High similarity of genetic population structure in the false clown anemonefish (Amphiprion ocellaris) found in microsatellite and mitochondrial control region analysis

Abstract

Many studies, using various marker systems, have been conducted on the genetic population structure of marine organisms to reveal connectivity among locations and dispersal capabilities. Although mitochondrial sequence markers are widely used, their accuracy is controversially discussed in the context of small scale population genetic discrimination. In the present study, the genetic population structure of the False Clown Anemonefish (Amphiprion ocellaris) in the Indo-Malay Archipelago was revealed by screening six microsatellite loci. Results were congruent to previous mitochondrial control region results, with three major genetic breaks within the Indo-Malay Archipelago. Similar to the mitochondrial DNA (mtDNA) analysis, microsatellite data showed a correlation of genetic structure to historical ocean basin separation during Pleistocene sea level low stands, geographic distance, and dominant current patterns. However, microsatellite divergences are not as deep as the mtDNA divergence, suggesting either that admixture of mtDNA lineages is slower than that of nuclear microsatellites, providing a rather historic picture of separation, or the stronger differentiation signal is due to lower effective population sizes presented by mtDNA. As well, the microsatellite analysis did not give a better resolution on the small scale as expected. This study showed that depending on the genetic markers used, different stages of population separation might be illuminated.

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Acknowledgments

We would like to thank the German Federal Ministry of Education and Research (BMBF, Grant no. 03F0390B), which funded the project “Molecular genetics as a tool for the management of marine ornamentals in Sulawesi (Indonesia)” in the framework of SPICE (Science for the Protection of Indonesian Coastal Marine Ecosystems); Centre for Tropical Marine Ecology (Bremen, Germany) for project co-ordinated, especially C. Richter; GEO Magazine (Hamburg, Germany) for financing the research expedition to Misool and New Guinea; A. Nuryanto from the Jenderal Soedirman University (Purwokerto, Indonesia) for help during field work; colleagues from Universitas Hasanuddin (Makassar, Indonesia) for logistical support during field work in Spermonde Archipelago, especially J. Jompa; the colleagues from the University of Bremen, especially D. Blohm. The SPICE project is conducted and permitted under the governmental agreement between the German Federal Ministry of Education and Research (BMBF) and the Indonesian Ministry for Research and Technology (RISTEK), Indonesian Institute of Sciences (LIPI), Indonesian Ministry of Maritime Affairs and Fisheries (DKP), and Agency for the Assessment and Application of Technology (BPPT). This work was carried out in co-operation with Hassanuddin University (UNHAS, Makassar, Indonesia), Agricultural University Bogor (IPB, Bogor, Indonesia), and Jenderal Soedirman University (Purwokerto, Indonesia).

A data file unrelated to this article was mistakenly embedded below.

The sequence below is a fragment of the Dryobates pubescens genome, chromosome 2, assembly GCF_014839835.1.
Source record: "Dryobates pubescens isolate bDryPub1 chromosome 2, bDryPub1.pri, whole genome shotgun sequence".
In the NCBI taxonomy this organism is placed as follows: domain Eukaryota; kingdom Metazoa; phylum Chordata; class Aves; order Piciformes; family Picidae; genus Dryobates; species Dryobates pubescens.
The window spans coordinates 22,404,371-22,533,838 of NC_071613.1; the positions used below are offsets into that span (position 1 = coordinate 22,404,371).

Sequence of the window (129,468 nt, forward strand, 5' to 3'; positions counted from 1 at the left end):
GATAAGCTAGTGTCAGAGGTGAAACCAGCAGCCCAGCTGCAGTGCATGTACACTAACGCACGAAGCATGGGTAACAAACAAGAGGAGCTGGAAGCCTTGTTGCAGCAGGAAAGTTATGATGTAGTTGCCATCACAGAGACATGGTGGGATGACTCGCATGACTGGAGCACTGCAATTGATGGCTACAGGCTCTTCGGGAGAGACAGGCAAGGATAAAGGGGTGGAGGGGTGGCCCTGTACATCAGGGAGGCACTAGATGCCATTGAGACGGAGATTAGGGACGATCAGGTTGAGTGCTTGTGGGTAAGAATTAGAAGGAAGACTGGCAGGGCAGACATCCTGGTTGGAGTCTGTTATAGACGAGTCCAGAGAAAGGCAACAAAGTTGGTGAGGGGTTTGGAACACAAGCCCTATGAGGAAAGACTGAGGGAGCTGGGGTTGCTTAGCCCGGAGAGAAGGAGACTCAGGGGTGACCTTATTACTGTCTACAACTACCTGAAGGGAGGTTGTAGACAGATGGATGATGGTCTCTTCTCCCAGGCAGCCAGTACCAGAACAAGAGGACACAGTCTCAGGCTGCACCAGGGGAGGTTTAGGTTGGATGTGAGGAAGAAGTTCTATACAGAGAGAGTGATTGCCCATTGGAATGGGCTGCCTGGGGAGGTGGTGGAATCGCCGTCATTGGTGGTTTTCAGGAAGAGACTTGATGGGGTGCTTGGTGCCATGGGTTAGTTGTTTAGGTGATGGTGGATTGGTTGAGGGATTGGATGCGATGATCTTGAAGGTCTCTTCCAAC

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Figure: Genetic structure of a subset of Amphiprion ocellaris populations with over one-third representatives of the “blue cluster” in the Bayesian analysis including all populations, in the study area. Map of the study area with names of the major islands, seas, and sample sites (for abbreviations refer to Table 1). The frequencies of the different clusters (k = 2) from the analysis with the programme STRUCTURE (ver. 2.2., Pritchard et al. 2000) are indicated by blue and light blue in the pie charts. Major surface currents are given by arrows (solid = uni-directional, dashed = reversing with the monsoon seasons). The light grey shading indicates the land area during the Pleistocene maximum sea level low stand of 120 m (after Voris 2000). (PNG 122 kb)

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Timm, J., Planes, S. & Kochzius, M. High similarity of genetic population structure in the false clown anemonefish (Amphiprion ocellaris) found in microsatellite and mitochondrial control region analysis. Conserv Genet 13, 693–706 (2012). https://doi.org/10.1007/s10592-012-0318-1

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Keywords

  • Anemone fish
  • Coral triangle
  • Southeast Asia
  • Indo-Malay archipelago
  • Clownfish
  • Genetic markers